by Rev. Koshin Schomberg

Host and Guest in Undifferentiated Oneness

Who dares to equal him
Who falls into neither being nor non-being!
All men want to leave
The current of ordinary life,
But he, after all, comes back
To sit among the coals and ashes.

--Poem on the Fifth Rank
Great Master Tozan
translated by Ruth Fuller Sasaki in Zen Dust
quoted in A History of Zen by Dr. Y. H. Ku

The Stench of Holiness

Self-judgment and pride are two sides of the same coin. Just as it can be difficult to refrain from dropping the hammer of self-judgment on ourselves when we make (or think we have made) a big mistake, so it can be difficult to refrain from congratulating ourselves when we get it right (or think we get it right).

In terms of the Host/guest metaphor, we might characterize spiritual pride as "the guest takes credit for that which came from the Host." When we suffer from spiritual pride, we give off what Rev. Master referred to as "the stench of holiness."

Spiritual need has deep roots; spiritual conversion takes time. It is possible for very noticable progress to be made in the process of re-harmonization with the Eternal while still falling into self-judgment or pride at times.

Rev. Master pointed out that in the Fourth Rank, there is still some trace of the stench of holiness, that is, there is still a tendency toward spiritual pride. After all, look how far one has come!--Oops, there it is again.

A cautionary note: It is important not to confuse genuine spiritual certainty--whether manifesting within oneself or in the actions of others--with spiritual pride. The two are completely different things. Nor is it helpful to confuse genuine humility with self-doubt. Again, the two are completely different things.

Coal and Ashes

So here we are at the Fifth Rank, "Host and guest in undifferentiated Oneness."

Now there is no stench of holiness. And there is no clinging to "being or non-being"--that is, there is no clinging to life as we know it, or to death as we know it; to existence as we know it, or to any idea of emptiness. There is just "The leaf goes where the Wind blows and does not disobey the Wind," whether that be in the context of living an ordinary daily life, or in the context of the surrender of what we think of as "our" life into the hands of the Eternal at the time of death.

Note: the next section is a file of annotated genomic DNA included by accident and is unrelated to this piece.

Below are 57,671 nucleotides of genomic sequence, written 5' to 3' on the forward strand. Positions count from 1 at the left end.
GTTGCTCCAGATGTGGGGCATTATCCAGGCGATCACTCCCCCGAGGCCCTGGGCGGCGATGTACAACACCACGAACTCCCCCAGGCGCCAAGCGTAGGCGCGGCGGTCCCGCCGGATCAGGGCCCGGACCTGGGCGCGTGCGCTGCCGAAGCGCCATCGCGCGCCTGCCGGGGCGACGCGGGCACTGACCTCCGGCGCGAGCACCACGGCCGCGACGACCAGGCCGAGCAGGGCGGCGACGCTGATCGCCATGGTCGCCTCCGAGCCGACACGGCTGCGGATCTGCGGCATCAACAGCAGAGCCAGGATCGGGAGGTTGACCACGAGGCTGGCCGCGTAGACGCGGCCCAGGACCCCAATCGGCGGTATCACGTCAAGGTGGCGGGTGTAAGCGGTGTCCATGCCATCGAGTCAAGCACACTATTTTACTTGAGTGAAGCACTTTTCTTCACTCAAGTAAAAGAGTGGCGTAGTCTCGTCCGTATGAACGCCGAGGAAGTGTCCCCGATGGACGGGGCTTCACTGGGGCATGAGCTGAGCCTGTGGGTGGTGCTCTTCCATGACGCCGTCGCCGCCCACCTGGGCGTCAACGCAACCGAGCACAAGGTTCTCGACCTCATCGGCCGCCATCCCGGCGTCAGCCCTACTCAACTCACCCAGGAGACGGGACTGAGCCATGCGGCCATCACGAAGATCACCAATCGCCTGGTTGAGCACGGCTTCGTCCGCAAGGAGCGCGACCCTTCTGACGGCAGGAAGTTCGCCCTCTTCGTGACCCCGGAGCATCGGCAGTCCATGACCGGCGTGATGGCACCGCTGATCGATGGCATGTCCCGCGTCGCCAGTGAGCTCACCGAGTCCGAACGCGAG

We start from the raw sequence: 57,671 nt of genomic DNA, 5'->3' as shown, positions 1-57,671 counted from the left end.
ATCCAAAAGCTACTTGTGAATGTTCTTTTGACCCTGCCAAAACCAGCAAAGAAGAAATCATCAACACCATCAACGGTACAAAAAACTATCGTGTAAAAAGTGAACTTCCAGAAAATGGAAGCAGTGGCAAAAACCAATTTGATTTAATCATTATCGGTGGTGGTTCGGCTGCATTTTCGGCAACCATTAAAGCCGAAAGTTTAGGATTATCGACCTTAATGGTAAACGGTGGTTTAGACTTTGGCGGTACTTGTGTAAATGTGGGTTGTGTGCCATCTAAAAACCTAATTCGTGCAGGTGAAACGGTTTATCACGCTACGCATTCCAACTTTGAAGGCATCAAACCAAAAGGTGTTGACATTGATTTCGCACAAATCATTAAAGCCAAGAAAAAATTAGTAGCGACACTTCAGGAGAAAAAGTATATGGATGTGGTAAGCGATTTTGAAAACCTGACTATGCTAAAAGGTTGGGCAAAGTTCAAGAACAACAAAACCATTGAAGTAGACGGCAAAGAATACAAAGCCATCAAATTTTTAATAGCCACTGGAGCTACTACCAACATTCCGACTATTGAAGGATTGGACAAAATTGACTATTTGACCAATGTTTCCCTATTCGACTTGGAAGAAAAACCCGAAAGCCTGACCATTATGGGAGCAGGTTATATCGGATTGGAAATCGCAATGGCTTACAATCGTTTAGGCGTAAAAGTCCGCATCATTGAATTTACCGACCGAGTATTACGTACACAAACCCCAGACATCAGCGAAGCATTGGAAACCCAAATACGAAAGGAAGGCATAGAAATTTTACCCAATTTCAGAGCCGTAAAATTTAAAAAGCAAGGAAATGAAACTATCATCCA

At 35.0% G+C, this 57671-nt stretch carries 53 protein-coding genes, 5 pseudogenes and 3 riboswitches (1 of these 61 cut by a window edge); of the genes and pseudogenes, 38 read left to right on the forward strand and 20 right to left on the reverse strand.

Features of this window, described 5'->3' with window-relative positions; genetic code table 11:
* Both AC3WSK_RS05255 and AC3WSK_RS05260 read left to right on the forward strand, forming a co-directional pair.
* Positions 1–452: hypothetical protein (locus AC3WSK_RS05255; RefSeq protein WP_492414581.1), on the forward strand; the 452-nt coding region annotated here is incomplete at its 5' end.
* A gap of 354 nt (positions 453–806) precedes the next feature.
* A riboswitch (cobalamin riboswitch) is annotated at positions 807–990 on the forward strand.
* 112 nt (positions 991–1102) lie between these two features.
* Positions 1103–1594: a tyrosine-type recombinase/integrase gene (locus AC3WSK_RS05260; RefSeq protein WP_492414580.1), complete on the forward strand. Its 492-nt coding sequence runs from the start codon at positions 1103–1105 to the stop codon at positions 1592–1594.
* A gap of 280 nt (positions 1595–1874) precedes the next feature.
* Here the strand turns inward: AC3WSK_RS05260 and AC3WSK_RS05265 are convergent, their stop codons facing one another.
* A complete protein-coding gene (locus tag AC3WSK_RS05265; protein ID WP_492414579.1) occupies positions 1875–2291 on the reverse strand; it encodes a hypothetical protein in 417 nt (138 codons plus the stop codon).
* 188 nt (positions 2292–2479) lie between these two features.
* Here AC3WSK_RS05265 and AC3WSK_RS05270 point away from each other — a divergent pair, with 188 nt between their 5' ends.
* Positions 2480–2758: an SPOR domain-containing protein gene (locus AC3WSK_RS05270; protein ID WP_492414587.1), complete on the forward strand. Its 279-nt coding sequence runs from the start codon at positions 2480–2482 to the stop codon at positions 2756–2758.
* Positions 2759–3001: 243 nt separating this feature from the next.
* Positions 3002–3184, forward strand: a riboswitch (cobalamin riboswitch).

In the Fifth Rank, self-judgment and self-congratulation--indeed, the very belief in an enduring self or ego-identity--are shadows on the horizon of consciousness. One might get involved again with these shadows, but why would one do so when there is the reality of the Great Immaculacy?

"Coming back to sit among the coal and ashes" means that in the Fifth Rank the trainee accepts this present situation--whatever it is--as Buddha. Where is there not the Eternal? Where is there not the Love of the Eternal?


In How to Grow a Lotus Blossom, the Fifth Column is the Buddha Nature of this very body and mind. When the Buddha Nature manifests unhindered in and through our lives and our actions, the Fifth Rank is realized.

In the Five Aspects of Meditation, the Fifth Aspect is "Follow gladly!" Wholehearted following--the leaf in oneness with the Wind--is one way to characterize the Fifth Rank.

There is no "Fifth Noble Truth." I would say that if there were a Fifth Noble Truth it would be the same as the Fifth Column in How to Grow a Lotus Blossom.



Click here to proceed to Part XLVII, "The Five Ranks: Help and Need"


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